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Teaching synthetic phonics and reading: PIRLS of wisdom?

By Blog Editor, IOE Digital, on 10 October 2023

White pearl in the lip of a clam shell.

Credit: By-studio / Adobe Stock.

Dominic Wyse.

This is the first of three blog posts about the teaching of phonics, reading and writing. The approach of this blog series is characterised as ‘A Balancing Act’:

  1. Understanding the PIRLS 2021 results;
  2. England’s narrow approach to phonics teaching;
  3. What works for phonics, reading and writing

The Balancing Act: Part 1

In an article in the Telegraph newspaper in May 2023 the Minister of State for Schools, Nick Gibb MP, claimed “Our ‘obsession’ with phonics has worked”. The claim was based on his interpretation of the Progress in International Reading and Literacy (PIRLS) 2021 study published earlier this year. The minister’s main point was that “England was fourth out of 43 comparable countries” because apparently teachers had “embraced phonics”. England’s average scale score in PIRLS 2021 was 558, compared to a score of 559 in the previous round, in 2016.

The Covid pandemic created a series of extreme challenges for collecting the data for PIRLS 2021. This means it is even more questionable than usual to attempt to make a crude causal link between England’s phonics policy and the PIRLS ranking. One of the many Covid-related challenges faced by the researchers who collected the PIRLS pupil test data was the timing of when the assessments for each country’s pupils’ reading were carried out. England’s sample of pupils was tested between May and July 2022, a full calendar year later than originally scheduled. By May 2022 this cohort had therefore had more time post-lockdown to settle back into teaching and learning than in most other countries, who stuck to the original schedule or closer to it than did England, an advantage that could have affected the test scores.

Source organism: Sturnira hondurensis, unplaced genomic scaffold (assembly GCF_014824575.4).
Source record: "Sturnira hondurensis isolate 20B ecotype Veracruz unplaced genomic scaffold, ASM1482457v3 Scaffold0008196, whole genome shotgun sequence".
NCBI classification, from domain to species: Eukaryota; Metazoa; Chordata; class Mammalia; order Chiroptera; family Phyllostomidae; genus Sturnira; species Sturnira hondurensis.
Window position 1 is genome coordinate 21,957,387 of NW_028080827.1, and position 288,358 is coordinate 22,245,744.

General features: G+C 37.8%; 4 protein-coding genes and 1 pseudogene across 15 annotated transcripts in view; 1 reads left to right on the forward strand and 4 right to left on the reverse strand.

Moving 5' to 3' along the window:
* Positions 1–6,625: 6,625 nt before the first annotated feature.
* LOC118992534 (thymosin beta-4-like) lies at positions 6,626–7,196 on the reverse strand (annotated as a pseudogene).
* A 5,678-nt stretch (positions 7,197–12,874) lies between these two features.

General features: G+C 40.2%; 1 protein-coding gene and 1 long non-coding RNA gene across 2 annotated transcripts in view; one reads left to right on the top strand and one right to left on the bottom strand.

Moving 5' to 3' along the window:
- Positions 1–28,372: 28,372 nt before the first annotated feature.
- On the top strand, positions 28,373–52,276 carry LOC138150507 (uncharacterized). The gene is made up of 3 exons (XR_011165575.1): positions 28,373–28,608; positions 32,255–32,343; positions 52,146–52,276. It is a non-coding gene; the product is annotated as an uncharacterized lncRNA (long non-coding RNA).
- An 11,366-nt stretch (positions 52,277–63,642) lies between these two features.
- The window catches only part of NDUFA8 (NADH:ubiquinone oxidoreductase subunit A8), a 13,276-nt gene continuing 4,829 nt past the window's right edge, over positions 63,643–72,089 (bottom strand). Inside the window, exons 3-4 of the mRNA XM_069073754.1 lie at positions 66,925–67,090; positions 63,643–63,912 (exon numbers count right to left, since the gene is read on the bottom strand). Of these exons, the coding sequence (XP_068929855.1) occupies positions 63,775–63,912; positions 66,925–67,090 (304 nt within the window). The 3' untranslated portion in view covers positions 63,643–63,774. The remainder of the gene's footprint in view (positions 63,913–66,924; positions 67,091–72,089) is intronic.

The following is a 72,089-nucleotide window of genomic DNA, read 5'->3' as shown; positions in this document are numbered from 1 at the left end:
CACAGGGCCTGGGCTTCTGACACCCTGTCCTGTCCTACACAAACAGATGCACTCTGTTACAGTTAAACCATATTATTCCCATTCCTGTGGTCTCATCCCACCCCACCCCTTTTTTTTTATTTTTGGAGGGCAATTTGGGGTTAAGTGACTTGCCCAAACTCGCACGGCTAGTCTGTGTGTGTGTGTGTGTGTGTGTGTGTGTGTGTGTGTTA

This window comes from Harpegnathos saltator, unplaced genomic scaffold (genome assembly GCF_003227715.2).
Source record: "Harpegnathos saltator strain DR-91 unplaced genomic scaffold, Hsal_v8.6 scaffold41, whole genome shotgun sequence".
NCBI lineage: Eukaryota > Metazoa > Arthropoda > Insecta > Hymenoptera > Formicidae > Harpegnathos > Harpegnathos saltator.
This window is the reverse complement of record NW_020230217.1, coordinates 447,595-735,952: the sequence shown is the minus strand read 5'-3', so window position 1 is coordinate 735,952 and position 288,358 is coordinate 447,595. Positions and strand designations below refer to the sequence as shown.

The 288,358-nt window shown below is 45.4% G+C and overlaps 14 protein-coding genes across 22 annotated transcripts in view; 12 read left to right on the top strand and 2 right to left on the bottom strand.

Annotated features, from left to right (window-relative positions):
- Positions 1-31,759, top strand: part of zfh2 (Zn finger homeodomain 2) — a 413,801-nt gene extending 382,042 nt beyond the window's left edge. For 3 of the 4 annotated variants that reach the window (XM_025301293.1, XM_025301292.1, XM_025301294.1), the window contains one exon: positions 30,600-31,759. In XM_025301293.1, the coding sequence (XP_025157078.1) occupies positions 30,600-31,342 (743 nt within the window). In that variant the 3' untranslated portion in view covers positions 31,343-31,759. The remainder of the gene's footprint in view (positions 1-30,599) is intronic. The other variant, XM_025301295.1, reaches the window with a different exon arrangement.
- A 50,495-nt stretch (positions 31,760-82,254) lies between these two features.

There are other factors that must also be taken account of. For example, the PIRLS report makes clear that there are overlaps in the range of pupils’ scores for each country (shown statistically as ‘confidence intervals’). So, although it is good news that England is towards the top of one of the PIRLS ranking tables, so are many other countries. And crucially, none of those countries has the rigid, narrow approach of synthetic phonics that England does (see the second post in this series for more on this). In this regard, and close to home, the continuing success of Ireland is something worthy of more attention by policy makers.

Another of the minister’s obsessions is about “education academics” driven by “progressive teaching methods”. In the aforementioned article, Mr Gibb claimed that academics (unnamed) were wrong to suggest that England’s narrow synthetic phonics could “kill children’s joy of reading”. The PIRLS 2021 research asked pupils directly about how much they liked reading, and found that England was 42nd out of 57 countries. A worrying 24% of England’s pupils said that they did not like reading, and 48% said they only somewhat like reading; 29% said they very much like reading. PIRLS also found a link between pupils not liking reading and lower attainment in reading. To summarise the PIRLS outcomes more fairly, the minister should have reported important but less positive aspects, such as the reading motivation scores. Whether there is a causal link between England’s synthetic phonics approach and children’s motivation for reading remains an open question because experimental trials to test this have not been carried out.

The PIRLS report cannot reasonably be used to justify England’s narrow approach of synthetic phonics in the way that was reported in the Telegraph article. Selective reporting of research (e.g. selecting parts of single studies, or selecting single research studies rather than considering multiple similar studies on a topic), remains a serious problem in ensuring the most effective research-based practice is rigorously reflected in and supported by policy.

A more comprehensive analysis of the effectiveness of phonics and reading, by myself and my colleague, Alice Bradbury, has addressed other relevant international comparisons, such as the Programme for International Student Assessment (PISA). Our work also analysed multiple systematic reviews and randomised controlled trials, the ‘gold standard’ in research evidence. This broader view of the literature provides a more valid and reliable picture of effective phonics policy and practice.

Most people quite rightly regard ‘obsessions’ as not altogether positive characteristics: a more balanced approach to teaching phonics, reading and writing is needed in England, which I say more about in the following blog post in this series.

Professor Dominic Wyse is speaking at a free International Literacy Association webinar on Tuesday 10 October 2023, 19:30 BST, as part of a discussion panel on Dyslexia: what we know and what we want to know.

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